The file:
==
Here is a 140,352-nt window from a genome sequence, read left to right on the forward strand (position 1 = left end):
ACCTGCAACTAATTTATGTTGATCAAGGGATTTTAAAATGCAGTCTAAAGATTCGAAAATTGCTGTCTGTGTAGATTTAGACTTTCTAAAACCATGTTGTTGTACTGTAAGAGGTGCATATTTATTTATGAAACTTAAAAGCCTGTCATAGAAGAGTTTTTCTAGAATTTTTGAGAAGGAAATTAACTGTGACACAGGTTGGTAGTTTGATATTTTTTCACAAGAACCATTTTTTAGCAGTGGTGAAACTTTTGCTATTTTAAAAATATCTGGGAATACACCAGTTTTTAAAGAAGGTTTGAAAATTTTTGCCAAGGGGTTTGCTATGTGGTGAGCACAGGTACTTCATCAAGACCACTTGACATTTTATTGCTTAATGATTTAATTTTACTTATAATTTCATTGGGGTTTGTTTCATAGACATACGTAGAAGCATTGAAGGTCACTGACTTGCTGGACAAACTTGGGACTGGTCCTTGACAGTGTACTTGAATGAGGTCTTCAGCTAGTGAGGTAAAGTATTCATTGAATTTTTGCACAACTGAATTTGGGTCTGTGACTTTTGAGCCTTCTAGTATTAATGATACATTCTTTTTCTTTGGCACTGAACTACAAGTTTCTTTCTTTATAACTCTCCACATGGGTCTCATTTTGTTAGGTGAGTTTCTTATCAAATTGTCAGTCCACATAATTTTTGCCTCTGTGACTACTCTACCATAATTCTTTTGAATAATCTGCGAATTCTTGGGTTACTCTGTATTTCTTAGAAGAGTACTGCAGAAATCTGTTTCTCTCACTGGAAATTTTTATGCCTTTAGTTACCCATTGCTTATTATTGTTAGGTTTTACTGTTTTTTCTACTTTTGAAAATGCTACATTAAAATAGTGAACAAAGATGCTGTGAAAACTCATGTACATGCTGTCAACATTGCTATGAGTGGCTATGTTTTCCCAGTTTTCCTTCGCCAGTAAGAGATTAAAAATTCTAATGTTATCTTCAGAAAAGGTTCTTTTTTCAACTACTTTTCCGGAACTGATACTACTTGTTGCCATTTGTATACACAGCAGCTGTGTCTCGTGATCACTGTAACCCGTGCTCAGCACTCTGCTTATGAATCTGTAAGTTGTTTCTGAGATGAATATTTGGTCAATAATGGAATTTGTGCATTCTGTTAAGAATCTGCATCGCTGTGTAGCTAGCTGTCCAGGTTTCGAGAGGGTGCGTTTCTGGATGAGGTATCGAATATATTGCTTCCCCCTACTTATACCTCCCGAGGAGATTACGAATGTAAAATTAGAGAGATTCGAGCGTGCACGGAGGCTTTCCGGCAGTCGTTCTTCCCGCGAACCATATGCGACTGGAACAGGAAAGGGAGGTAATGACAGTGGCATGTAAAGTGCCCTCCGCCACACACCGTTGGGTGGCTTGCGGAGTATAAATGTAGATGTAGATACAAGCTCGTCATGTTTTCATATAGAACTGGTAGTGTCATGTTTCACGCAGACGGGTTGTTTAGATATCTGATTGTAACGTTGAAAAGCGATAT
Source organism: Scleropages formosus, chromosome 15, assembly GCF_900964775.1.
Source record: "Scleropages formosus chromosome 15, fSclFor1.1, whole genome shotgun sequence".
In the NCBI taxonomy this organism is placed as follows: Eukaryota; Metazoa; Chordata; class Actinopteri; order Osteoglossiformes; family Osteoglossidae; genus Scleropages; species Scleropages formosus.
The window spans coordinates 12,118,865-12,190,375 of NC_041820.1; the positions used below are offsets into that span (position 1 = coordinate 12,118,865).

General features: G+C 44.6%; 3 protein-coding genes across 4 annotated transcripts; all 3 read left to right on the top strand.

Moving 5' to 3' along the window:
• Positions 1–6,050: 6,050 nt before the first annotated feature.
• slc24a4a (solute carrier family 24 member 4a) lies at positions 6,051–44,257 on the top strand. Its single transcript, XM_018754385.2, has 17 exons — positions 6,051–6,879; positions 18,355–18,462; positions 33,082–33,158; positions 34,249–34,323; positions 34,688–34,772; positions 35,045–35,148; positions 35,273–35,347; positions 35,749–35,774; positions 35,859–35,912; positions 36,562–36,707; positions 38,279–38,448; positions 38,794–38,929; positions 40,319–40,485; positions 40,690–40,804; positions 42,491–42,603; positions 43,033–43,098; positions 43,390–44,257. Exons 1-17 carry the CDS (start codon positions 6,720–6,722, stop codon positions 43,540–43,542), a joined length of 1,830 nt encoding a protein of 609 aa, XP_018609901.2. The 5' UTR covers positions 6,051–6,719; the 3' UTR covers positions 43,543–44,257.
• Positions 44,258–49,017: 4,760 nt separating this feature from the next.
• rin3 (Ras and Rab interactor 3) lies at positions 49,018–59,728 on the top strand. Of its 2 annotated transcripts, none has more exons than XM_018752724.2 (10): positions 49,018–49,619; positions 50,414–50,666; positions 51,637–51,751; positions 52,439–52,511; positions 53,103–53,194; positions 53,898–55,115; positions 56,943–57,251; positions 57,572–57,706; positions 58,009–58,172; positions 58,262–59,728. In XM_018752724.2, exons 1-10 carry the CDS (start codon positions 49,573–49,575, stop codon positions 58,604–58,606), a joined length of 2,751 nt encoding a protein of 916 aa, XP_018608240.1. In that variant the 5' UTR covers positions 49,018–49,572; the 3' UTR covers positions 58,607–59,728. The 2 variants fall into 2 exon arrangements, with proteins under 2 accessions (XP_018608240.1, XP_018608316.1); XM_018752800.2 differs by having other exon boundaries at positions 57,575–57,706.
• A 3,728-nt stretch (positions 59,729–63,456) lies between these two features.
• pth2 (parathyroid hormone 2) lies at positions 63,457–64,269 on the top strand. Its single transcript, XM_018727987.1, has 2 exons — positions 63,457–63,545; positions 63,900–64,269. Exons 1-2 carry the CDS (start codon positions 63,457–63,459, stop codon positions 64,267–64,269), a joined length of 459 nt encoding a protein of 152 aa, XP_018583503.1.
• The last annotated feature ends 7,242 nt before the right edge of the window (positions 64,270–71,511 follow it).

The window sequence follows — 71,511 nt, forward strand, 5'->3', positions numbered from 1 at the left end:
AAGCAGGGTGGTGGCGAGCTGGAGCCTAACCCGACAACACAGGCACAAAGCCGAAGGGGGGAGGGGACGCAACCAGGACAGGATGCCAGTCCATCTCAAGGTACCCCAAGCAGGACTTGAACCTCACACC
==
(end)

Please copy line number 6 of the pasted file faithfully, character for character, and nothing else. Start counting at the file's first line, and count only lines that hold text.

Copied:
The window spans coordinates 12,118,865-12,190,375 of NC_041820.1; the positions used below are offsets into that span (position 1 = coordinate 12,118,865).